Shameless: The NYPD Lied Under Oath to Lock Up Occupy Activist
A prominent housing activist and Occupy organizer was found innocent last week on charges of assaulting a police officer. The acquittal came in large part due to video evidence presented that indicated that the New York Police Department (NYPD) told bald-faced lies to justify Michael Premo’s arrest.
Premo is an organizer who helped start Occupy Sandy, the grassroots relief effort that provided immense help to struggling city residents in the aftermath of Hurricane Sandy.
Premo was arrested on December 17, 2011, when Occupy Wall Street attempted to start a new site of occupation by breaking into a vacant lot in lower Manhattan. After the NYPD broke up the attempted occupation, protesters began to march. The police trapped a number of protesters using orange netting, and after some demonstrators managed to escape, the police closed in.
Premo fell down in the commotion. But that’s not the story the NYPD told. As the Village Voice’s Nick Pinto reported, “in the police version of events, Premo charged the police like a linebacker, taking out a lieutenant and resisting arrest so forcefully that he fractured an officer's bone. That's the story prosecutors told in Premo's trial, and it's the general story his arresting officer testified to under oath as well.”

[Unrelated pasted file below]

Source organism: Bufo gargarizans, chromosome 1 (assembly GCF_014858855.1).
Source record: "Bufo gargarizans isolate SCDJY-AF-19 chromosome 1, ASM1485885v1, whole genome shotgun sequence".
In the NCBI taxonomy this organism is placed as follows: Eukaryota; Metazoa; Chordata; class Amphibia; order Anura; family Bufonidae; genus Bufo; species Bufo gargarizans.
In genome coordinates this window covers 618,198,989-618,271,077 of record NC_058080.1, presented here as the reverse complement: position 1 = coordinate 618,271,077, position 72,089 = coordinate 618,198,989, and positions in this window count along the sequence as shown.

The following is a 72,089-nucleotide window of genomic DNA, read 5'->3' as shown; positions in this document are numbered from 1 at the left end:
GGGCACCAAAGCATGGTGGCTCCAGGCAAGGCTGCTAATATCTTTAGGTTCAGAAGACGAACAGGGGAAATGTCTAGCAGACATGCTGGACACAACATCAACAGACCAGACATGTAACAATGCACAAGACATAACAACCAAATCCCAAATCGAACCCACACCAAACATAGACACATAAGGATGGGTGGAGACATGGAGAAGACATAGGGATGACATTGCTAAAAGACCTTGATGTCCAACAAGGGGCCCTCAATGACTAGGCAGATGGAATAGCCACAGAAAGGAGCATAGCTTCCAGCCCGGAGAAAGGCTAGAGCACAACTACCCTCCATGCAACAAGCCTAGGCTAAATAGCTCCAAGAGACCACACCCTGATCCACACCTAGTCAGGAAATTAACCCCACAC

Premo's colleague, Rachel Falcone, told Free Speech Radio News that the police were "trying to make something out of nothing and they're trying to charge him with something that didn't actually occur."
Video evidence showed the truth. Democracy Now! freelancer Jon Gerberg was at the action and took clear footage of what happened. The video “flipped the police version of events on its head. Far from showing Premo tackling a police officer, it shows cops tackling him as he attempted to get back on his feet,” Pinto reported. When Premo’s lawyer first saw this video evidence, she teared up because it showed clearly how her client was innocent.
“That was really important,” Meghan Maurus, one of Premo’s lawyers, told the Village Voice. “Without that evidence, this would have been a very different case. There are many, many cases that don't have so much video evidence to challenge the police version of events, but in this case, we did.”
After the jury watched the video, they returned a not guilty verdict on all counts.
“The biggest thing for me coming out of this is not being discouraged by the attempts of New York City to quell dissent and prevent us from expressing our constitutional rights," Premo said.